Two Romanian Suspects Charged With Hacking of Metropolitan Police Department Surveillance Cameras in Connection with Ransomware Scheme
A criminal complaint and arrest warrants were unsealed today charging two Romanian nationals with a conspiracy to illegally access approximately 123 computers associated with Metropolitan Police Department (MPD) surveillance cameras and to use those computers in connection with a scheme to distribute ransomware in January 2017.
U.S. Attorney Jessie K. Liu for the District of Columbia, and Brian J. Ebert, Special Agent in Charge, Washington Field Office, U.S. Secret Service, made the announcement.
Mihai Alexandru Isvanca, 25, and Eveline Cismaru, 28, of Romania, were arrested on Dec. 15, 2017, at the Otopeni airport in Bucharest, Romania. The complaint was filed under seal on Dec. 11, 2017, in the U.S. District Court for the District of Columbia. Both defendants are charged with conspiracy to commit wire fraud and conspiracy to commit various forms of computer fraud. Isvanca remains in custody in Romania and Cismaru is on house arrest there pending further legal proceedings.
As described in the affidavit in support of the complaint, on Jan. 12, 2017, the Secret Service was notified that a number of MPD surveillance cameras had been compromised. Agents from the Washington Field Office immediately launched an investigation. The investigation uncovered information that the MPD surveillance camera computers were compromised between Jan. 9 and Jan. 12, 2017, and that ransomware variants called “cerber” and “dharma” had been stored on the computers. Other evidence in the investigation revealed a scheme to distribute ransomware by email to at least 179,000 email addresses.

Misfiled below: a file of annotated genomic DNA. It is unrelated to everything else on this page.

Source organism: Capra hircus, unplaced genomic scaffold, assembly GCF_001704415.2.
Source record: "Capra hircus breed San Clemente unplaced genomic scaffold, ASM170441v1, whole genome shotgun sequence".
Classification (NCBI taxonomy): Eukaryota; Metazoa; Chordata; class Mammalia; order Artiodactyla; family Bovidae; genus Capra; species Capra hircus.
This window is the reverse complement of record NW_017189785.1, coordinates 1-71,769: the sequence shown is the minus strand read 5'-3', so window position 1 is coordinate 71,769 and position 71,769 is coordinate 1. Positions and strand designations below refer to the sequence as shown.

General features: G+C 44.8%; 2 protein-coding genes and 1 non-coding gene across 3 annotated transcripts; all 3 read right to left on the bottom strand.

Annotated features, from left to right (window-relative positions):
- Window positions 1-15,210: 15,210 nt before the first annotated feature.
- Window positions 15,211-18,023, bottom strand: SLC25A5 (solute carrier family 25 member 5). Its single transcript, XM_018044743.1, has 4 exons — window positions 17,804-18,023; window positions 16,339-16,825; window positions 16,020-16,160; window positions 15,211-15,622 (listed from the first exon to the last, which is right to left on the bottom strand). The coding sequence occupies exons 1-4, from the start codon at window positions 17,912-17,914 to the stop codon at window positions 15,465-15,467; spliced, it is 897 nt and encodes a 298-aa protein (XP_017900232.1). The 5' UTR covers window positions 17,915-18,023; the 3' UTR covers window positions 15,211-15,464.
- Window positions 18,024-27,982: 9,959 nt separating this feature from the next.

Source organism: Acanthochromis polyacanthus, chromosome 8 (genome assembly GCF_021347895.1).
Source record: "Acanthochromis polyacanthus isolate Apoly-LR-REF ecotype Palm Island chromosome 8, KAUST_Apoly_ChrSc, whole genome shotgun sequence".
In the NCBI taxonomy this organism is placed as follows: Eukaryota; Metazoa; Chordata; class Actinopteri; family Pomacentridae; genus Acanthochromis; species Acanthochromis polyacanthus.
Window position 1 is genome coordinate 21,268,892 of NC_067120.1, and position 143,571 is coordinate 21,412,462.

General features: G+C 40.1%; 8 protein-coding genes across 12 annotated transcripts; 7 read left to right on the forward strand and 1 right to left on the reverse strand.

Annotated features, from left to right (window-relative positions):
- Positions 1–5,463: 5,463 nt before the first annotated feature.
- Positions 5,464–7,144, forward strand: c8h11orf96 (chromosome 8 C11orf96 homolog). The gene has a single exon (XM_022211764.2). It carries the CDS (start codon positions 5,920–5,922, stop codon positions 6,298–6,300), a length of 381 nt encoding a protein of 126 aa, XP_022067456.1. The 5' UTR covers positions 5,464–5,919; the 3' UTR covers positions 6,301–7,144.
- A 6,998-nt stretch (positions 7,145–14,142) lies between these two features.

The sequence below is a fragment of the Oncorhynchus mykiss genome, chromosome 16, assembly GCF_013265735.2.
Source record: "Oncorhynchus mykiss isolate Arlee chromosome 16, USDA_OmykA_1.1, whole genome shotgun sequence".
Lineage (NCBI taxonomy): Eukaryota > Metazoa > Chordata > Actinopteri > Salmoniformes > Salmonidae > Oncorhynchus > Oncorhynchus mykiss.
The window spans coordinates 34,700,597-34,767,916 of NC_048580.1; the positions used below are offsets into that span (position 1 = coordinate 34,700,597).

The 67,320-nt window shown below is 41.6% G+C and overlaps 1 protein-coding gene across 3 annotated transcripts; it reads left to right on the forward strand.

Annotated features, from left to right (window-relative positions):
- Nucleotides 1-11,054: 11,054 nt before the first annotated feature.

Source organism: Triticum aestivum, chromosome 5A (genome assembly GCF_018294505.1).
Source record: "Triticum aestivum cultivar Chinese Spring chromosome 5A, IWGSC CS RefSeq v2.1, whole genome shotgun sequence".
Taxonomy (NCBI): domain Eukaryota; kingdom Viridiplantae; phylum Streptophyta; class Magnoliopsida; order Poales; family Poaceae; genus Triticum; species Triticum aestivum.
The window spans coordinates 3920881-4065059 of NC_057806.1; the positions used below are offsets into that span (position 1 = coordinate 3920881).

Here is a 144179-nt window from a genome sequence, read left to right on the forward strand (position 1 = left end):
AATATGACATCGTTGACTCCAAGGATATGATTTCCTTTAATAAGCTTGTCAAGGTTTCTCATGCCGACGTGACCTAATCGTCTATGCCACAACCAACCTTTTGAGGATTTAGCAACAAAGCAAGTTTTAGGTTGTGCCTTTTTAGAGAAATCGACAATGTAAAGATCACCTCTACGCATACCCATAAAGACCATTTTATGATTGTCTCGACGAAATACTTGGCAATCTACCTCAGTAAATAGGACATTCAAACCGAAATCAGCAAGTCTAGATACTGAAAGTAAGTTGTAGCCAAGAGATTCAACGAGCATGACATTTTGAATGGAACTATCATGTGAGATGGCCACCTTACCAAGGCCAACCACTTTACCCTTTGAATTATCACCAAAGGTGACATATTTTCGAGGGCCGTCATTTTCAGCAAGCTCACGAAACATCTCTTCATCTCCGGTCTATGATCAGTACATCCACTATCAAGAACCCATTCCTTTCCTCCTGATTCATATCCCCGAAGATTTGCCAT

According to the complaint, further investigation showed that the two defendants, Isvanca and Cismaru, participated in the ransomware scheme using the compromised MPD surveillance camera computers, among others. The investigation also identified certain victims who had received the ransomware or whose servers had been accessed during the scheme.
This case was of the highest priority due to its impact on the Secret Service’s protective mission and its potential effect on the security plan for the 2017 Presidential Inauguration. In partnership with MPD’s Chief Technology Office, the Secret Service and MPD quickly ensured that the surveillance camera system was secure and operational prior to the Inauguration and continued to investigate the criminal offenses charged.
The investigation revealed no evidence that any person’s physical security was threatened or harmed due to the disruption of the MPD surveillance cameras.
The charges in criminal complaints are merely allegations, and every defendant is presumed innocent unless and until proven guilty beyond a reasonable doubt. The maximum penalty for a conspiracy to commit wire fraud is 20 years of incarceration. The maximum statutory sentence is prescribed by Congress and is provided here for informational purposes. If convicted of any offense, a defendant’s sentence will be determined by the court based on the advisory Sentencing Guidelines and other statutory factors.
The investigation into this matter was conducted by the Secret Service’s Washington Field Office. Assistance was provided by law enforcement partners in the National Crime Agency and Metropolitan Police in the United Kingdom, The Netherland’s National High Tech Crimes Unit, the Romanian National Police (Service for Combating Cybercrime), MPD, and the FBI’s Washington, D.C. and Houston Field Offices. The Office of International Affairs of the Department of Justice’s Criminal Division provided significant assistance.
The case is being prosecuted by the Cyber Crime Section of the U.S. Attorney’s Office for the District of Columbia.
Source: U.S. Attorney’s Office, District of Columbia